• By: Lisa Kashinsky
  • 6 April, 2022
Republicans’ latest feud

FIGHTING WORDS — Republicans are sparring with each other again, but not for the usual reasons.

Jeffrey Sossa-Paquette, a Republican challenging Rep. Jim McGovern, wants lieutenant governor hopeful Kate Campanale to drop out of that contest over her 2018 legislative vote against banning so-called conversion therapy — or to at least do a better job of explaining her position. His new call comes after Sossa-Paquette, who is gay, hammered Campanale on the issue in a series of tweets yesterday.

Campanale was one of 14 House lawmakers who voted against banning the use of conversion therapy — a discredited program that attempts to change a person’s sexual orientation or gender identity — on minors. Campanale’s vote has dogged her since she set foot on the campaign trail as Chris Doughty’s running mate in the governor’s race.

Campaign spokesperson Holly Robichaud told Playbook that neither candidate supports conversion therapy, and that Campanale’s vote was against a bill “that would have prevented therapist[s] from engaging freely with their clients.” That’s similar to how both Campanale and Doughty have explained her stance in recent interviews.

It’s strange to see a congressional candidate going after one of his party’s LG hopefuls rather than his Democratic rival. But issues like this are deeply personal, especially for Sossa-Paquette, who was the target of antigay remarks by a GOP state committee member last year who was “sickened” that he and his husband had adopted children.

The continued focus on Campanale’s old conversion-therapy vote alsocomes as political fights over gender identity and sexual orientation play out in other — often redder — states. And as national politics infiltrate local races, Bay State candidates may find themselves increasingly questioned over — or held accountable for — these broader trends.

GOOD WEDNESDAY MORNING, MASSACHUSETTS. State Rep. Liz Miranda is out with a new campaign video emphasizing her local roots and her legislative accomplishments as she vies for the open Second Suffolk state Senate seat that cuts through the heart of Boston’s predominantly Black neighborhoods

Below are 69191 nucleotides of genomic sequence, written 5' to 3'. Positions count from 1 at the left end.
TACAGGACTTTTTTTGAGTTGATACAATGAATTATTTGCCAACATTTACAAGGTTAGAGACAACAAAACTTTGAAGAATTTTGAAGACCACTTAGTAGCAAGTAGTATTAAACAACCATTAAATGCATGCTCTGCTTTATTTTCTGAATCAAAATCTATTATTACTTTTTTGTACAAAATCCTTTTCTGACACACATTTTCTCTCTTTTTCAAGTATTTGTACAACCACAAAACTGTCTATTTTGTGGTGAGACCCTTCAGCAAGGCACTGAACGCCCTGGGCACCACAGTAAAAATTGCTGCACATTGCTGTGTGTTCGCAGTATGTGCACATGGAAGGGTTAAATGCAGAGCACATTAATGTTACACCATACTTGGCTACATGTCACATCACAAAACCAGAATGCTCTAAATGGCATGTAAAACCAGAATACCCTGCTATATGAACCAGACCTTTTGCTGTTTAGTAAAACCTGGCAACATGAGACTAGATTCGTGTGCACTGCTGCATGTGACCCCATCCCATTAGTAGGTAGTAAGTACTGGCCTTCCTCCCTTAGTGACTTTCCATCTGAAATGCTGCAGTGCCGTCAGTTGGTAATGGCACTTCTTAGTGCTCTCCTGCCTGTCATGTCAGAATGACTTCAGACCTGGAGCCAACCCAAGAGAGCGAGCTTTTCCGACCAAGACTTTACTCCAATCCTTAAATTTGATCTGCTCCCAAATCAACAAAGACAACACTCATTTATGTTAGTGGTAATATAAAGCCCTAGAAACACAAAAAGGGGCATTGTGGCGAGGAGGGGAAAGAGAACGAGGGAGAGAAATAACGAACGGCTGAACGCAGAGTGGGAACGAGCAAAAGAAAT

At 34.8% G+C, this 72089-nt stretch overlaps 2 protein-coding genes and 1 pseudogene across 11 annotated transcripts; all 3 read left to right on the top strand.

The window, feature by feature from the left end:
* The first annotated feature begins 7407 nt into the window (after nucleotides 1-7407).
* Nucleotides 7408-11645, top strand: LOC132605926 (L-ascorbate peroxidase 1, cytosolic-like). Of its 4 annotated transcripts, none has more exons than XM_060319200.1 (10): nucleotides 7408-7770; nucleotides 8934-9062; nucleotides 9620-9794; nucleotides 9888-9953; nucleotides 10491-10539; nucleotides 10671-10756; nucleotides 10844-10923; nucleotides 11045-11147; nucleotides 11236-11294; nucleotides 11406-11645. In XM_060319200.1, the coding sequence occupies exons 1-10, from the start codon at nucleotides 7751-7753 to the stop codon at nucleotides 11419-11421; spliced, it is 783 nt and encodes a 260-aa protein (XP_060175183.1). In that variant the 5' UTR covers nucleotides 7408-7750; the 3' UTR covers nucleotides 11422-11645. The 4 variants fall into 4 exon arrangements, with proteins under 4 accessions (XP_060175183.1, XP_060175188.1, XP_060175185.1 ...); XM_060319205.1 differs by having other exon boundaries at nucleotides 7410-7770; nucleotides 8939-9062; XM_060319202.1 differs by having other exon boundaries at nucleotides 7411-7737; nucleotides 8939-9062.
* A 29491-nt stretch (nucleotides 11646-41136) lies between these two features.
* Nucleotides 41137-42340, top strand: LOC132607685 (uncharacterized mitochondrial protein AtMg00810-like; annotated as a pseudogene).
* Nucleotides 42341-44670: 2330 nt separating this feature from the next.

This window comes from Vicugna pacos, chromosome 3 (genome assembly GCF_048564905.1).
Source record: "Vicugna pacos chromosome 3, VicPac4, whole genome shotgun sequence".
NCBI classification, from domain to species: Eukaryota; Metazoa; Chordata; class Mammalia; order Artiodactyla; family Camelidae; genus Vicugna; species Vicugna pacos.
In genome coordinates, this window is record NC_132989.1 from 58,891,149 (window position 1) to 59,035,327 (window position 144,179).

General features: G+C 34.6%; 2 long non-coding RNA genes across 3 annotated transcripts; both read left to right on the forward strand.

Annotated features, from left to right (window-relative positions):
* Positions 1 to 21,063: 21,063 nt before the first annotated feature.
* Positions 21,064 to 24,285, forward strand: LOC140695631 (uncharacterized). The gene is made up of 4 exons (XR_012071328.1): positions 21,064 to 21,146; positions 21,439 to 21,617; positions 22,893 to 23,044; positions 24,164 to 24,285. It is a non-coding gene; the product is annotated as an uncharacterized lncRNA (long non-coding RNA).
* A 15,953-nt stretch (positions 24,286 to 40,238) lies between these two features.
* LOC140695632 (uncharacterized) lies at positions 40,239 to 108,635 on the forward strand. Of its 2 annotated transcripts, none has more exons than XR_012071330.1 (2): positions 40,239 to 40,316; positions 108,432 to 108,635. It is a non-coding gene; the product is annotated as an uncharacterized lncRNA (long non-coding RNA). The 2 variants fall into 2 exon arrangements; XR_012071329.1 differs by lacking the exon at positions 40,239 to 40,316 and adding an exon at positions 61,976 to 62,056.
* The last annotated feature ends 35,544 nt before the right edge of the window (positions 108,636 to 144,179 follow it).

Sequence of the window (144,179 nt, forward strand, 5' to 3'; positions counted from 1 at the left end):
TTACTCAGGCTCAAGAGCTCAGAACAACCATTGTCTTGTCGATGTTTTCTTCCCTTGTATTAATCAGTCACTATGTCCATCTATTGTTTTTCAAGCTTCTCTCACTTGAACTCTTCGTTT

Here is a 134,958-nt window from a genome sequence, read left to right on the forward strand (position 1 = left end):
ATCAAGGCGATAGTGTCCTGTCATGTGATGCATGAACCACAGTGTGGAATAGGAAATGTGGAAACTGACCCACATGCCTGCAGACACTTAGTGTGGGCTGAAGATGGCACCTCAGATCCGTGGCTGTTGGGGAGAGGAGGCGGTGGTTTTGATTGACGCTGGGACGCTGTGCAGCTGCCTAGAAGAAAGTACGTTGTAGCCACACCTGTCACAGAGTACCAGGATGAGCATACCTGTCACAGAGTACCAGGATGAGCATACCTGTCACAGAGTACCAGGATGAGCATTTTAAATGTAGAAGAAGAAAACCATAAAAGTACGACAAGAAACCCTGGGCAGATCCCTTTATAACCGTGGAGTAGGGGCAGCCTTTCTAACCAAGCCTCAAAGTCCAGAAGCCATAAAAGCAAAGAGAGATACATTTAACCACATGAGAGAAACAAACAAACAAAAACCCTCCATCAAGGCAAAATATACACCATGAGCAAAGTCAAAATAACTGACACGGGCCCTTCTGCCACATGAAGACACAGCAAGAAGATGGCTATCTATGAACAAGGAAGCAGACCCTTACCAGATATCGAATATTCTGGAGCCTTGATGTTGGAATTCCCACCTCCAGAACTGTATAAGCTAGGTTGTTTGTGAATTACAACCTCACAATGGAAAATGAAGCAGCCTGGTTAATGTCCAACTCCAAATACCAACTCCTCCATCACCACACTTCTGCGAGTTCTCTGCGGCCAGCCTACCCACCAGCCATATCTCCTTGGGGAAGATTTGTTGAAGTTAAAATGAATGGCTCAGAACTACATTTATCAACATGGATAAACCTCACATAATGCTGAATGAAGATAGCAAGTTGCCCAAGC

“If you’re afraid your family won’t be able to afford to live in a neighborhood they love, this campaign is for you,” Miranda narrates in the three-minute video titled “Brick by Brick,” adding, “We have the chance to co-build this movement that redefines what is politically possible: bringing the power from Blue Hill Avenue all the way to Beacon Hill.”

Miranda is also staffing up. She’s hired Richeline Cadet as her deputy campaign manager and Joseph Okafor, who was with her 2018 state representative campaign, as organizing director. Kevin Higgins, Miranda’s former legislative aide, is her finance director. Her campaign said she’s also collected enough signatures to get on the ballot.

The Second Suffolk race is shaping up to be one of Boston’s biggest political battles this year. Miranda has so far out-raised her rivals, state Rep. Nika Elugardo and the Rev. Miniard Culpepper. But Culpepper, who’s only been in the race for a month, has the most cash on hand after raising $59,132 in March.

TODAY — Lt. Gov. Karyn Polito speaks at the WBDC Reactory Summit at 8 a.m. in Worcester. Boston Mayor Michelle Wu discusses progress toward electrifying the city’s vehicle fleet at Madison Park Technical Vocational High School at 10 a.m. Rep. Lori Trahan participates in a “Gouged at the Gas Station: Big Oil and America’s Pain at the Pump” subcommittee hearing at 10:30 a.m.